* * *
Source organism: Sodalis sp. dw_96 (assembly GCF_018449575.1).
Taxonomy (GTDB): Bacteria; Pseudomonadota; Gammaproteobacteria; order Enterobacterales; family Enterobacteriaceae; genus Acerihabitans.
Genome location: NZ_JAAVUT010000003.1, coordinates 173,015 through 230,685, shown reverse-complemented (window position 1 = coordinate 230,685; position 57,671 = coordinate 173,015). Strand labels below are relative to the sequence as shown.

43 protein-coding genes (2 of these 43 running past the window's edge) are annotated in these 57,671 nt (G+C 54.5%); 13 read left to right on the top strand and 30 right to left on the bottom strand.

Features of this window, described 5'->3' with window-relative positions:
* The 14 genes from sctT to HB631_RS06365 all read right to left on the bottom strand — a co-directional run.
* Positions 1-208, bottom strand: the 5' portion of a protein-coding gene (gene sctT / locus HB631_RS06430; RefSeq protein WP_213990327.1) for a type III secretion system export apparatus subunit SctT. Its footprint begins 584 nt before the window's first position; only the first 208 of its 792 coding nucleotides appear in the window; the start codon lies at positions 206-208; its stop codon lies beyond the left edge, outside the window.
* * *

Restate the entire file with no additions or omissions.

Source organism: Sodalis sp. dw_96 (assembly GCF_018449575.1).
Taxonomy (GTDB): Bacteria; Pseudomonadota; Gammaproteobacteria; order Enterobacterales; family Enterobacteriaceae; genus Acerihabitans.
Genome location: NZ_JAAVUT010000003.1, coordinates 173,015 through 230,685, shown reverse-complemented (window position 1 = coordinate 230,685; position 57,671 = coordinate 173,015). Strand labels below are relative to the sequence as shown.

43 protein-coding genes (2 of these 43 running past the window's edge) are annotated in these 57,671 nt (G+C 54.5%); 13 read left to right on the top strand and 30 right to left on the bottom strand.

Features of this window, described 5'->3' with window-relative positions:
* The 14 genes from sctT to HB631_RS06365 all read right to left on the bottom strand — a co-directional run.
* Positions 1-208, bottom strand: the 5' portion of a protein-coding gene (gene sctT / locus HB631_RS06430; RefSeq protein WP_213990327.1) for a type III secretion system export apparatus subunit SctT. Its footprint begins 584 nt before the window's first position; only the first 208 of its 792 coding nucleotides appear in the window; the start codon lies at positions 206-208; its stop codon lies beyond the left edge, outside the window.